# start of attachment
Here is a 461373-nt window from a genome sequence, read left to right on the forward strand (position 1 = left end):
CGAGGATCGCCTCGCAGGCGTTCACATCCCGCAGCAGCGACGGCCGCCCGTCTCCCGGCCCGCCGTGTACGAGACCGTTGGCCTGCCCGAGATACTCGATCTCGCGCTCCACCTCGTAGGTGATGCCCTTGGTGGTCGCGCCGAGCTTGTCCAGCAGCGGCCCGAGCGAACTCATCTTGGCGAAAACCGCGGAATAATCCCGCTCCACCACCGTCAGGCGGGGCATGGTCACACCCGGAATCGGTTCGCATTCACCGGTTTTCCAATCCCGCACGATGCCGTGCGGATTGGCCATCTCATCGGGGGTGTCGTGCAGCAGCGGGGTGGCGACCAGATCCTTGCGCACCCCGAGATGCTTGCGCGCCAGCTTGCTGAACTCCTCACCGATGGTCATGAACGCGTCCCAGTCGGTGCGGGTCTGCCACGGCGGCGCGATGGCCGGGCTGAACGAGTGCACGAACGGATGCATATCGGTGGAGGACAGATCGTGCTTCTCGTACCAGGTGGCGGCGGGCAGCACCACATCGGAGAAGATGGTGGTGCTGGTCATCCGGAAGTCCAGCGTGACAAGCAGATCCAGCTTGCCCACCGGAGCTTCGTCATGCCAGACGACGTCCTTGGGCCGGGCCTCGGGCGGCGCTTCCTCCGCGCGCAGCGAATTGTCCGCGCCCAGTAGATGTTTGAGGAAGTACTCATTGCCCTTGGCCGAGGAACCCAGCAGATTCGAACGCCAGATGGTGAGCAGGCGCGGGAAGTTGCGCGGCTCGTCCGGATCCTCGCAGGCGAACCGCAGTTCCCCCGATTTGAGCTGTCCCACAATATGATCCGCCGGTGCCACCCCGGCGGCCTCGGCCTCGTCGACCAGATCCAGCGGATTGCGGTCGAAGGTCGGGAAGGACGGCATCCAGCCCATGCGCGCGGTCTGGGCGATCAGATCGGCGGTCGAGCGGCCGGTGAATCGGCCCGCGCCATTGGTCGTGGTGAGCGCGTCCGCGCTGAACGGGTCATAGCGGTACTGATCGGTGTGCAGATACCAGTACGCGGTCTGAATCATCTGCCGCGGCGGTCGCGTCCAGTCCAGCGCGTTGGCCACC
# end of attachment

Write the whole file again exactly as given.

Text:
Here is a 461373-nt window from a genome sequence, read left to right on the forward strand (position 1 = left end):
CGAGGATCGCCTCGCAGGCGTTCACATCCCGCAGCAGCGACGGCCGCCCGTCTCCCGGCCCGCCGTGTACGAGACCGTTGGCCTGCCCGAGATACTCGATCTCGCGCTCCACCTCGTAGGTGATGCCCTTGGTGGTCGCGCCGAGCTTGTCCAGCAGCGGCCCGAGCGAACTCATCTTGGCGAAAACCGCGGAATAATCCCGCTCCACCACCGTCAGGCGGGGCATGGTCACACCCGGAATCGGTTCGCATTCACCGGTTTTCCAATCCCGCACGATGCCGTGCGGATTGGCCATCTCATCGGGGGTGTCGTGCAGCAGCGGGGTGGCGACCAGATCCTTGCGCACCCCGAGATGCTTGCGCGCCAGCTTGCTGAACTCCTCACCGATGGTCATGAACGCGTCCCAGTCGGTGCGGGTCTGCCACGGCGGCGCGATGGCCGGGCTGAACGAGTGCACGAACGGATGCATATCGGTGGAGGACAGATCGTGCTTCTCGTACCAGGTGGCGGCGGGCAGCACCACATCGGAGAAGATGGTGGTGCTGGTCATCCGGAAGTCCAGCGTGACAAGCAGATCCAGCTTGCCCACCGGAGCTTCGTCATGCCAGACGACGTCCTTGGGCCGGGCCTCGGGCGGCGCTTCCTCCGCGCGCAGCGAATTGTCCGCGCCCAGTAGATGTTTGAGGAAGTACTCATTGCCCTTGGCCGAGGAACCCAGCAGATTCGAACGCCAGATGGTGAGCAGGCGCGGGAAGTTGCGCGGCTCGTCCGGATCCTCGCAGGCGAACCGCAGTTCCCCCGATTTGAGCTGTCCCACAATATGATCCGCCGGTGCCACCCCGGCGGCCTCGGCCTCGTCGACCAGATCCAGCGGATTGCGGTCGAAGGTCGGGAAGGACGGCATCCAGCCCATGCGCGCGGTCTGGGCGATCAGATCGGCGGTCGAGCGGCCGGTGAATCGGCCCGCGCCATTGGTCGTGGTGAGCGCGTCCGCGCTGAACGGGTCATAGCGGTACTGATCGGTGTGCAGATACCAGTACGCGGTCTGAATCATCTGCCGCGGCGGTCGCGTCCAGTCCAGCGCGTTGGCCACC